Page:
Rainbow Smelt


The rainbow smelt (Osmerus mordax) is a small schooling fish that is native to watersheds of the northwest Atlantic ocean.  They are anadromous (ie. adults live in saltwater, migrating to freshwater to spawn), however some populations live permanently in lakes due to human introduction (ex. The Great Lakes).  Rainbow smelt are predatory, consuming mainly zooplankton and even young fishes.  They live for 5-6 years and survive in various environments, including waters from -1.8ºC to 20ºC!


If you observe rainbow smelt please consider reporting your sightings to https://www.inaturalist.org/ or use our smelt data form. 

Additional data from sightings helps wildlife managers monitor the health of the population.

SAWIG Smelt Data Form 2023.pdf

Life Cycle

Rainbow smelt are sexually dimorphic; this means that females grow larger and live longer than males.  Smelt migrate into freshwater streams right after ice out (around mid-April) and usually spawn at night.  

Once the eggs hatch, the young smelt, who are only ¼ inch long and are translucent, rely on the stream's current to carry them back to sea, where they will grow and mature.  They will return to freshwater streams after 1-2 years, repeating the spawning cycle.

Fun Facts

Why Monitor Rainbow Smelt?

Smelt are an important food source for larger predatory species like Atlantic salmon and Atlantic cod. They’re also a popular recreational fish on PEI, being eaten by humans and also used as bait.

Rainbow smelt populations face a number of threats.  Habitat degradation, acid precipitation, and blocked culverts can lead to poor water quality, which can negatively impact their reproduction and survival.  Smelt are also poor swimmers, meaning they can't easily use fish ladders to access upstream habitats.  This can impact their spawning success.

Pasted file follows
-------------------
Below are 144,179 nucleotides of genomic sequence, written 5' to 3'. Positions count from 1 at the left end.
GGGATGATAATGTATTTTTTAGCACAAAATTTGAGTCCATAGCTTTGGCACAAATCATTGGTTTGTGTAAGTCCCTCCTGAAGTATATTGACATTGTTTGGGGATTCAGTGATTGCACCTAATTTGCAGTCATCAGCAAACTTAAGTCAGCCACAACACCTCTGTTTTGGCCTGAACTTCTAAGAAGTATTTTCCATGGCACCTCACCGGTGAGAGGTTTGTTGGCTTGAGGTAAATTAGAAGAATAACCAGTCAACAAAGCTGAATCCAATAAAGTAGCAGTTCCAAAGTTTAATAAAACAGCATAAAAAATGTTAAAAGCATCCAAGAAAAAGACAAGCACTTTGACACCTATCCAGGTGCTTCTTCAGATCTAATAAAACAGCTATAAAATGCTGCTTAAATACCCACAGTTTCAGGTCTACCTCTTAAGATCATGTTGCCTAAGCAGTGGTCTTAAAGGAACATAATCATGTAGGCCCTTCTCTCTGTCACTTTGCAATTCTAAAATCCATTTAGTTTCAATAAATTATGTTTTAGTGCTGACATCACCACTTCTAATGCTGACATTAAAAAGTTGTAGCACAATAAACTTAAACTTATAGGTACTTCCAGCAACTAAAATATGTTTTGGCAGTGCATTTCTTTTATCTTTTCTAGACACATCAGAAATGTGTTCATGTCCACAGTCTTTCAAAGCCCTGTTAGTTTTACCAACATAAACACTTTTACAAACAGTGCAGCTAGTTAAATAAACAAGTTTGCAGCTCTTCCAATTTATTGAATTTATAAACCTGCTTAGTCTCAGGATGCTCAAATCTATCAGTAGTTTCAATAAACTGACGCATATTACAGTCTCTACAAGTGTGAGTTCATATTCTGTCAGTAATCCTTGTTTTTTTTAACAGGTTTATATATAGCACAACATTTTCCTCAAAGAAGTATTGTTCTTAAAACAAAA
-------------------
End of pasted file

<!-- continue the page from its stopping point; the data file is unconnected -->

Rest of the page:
How To Monitor Smelt

The easiest way to monitor for the presence of smelt is to locate the first culvert up from a stream’s connection to the ocean.  Smelts are most likely to spawn in the first area of freshwater they come across.  Checking both upstream and downstream of the culvert will give you a good indication of smelt abundance in the stream.  Look for dark patches near the stream’s bottom; smelts congregate in schools, so they’ll be tightly packed together.

Another great way to protect smelt populations is by protecting their habitat.  This means doing what you can to minimize runoff of pollutants, fertilizers, and sediments into your local stream.  This will help to maintain a good water quality and ideal bottom substrate.

Check out this video to learn how to identify smelts from the riverside!

Catching Smelt on PEI

Did you know that you don’t need a license to fish rainbow smelt on PEI? 

The smelt fishery is regulated to ensure that this important species isn't overfished.  Smelts are relatively vulnerable to this, especially since they're weak swimmers and are easy to catch.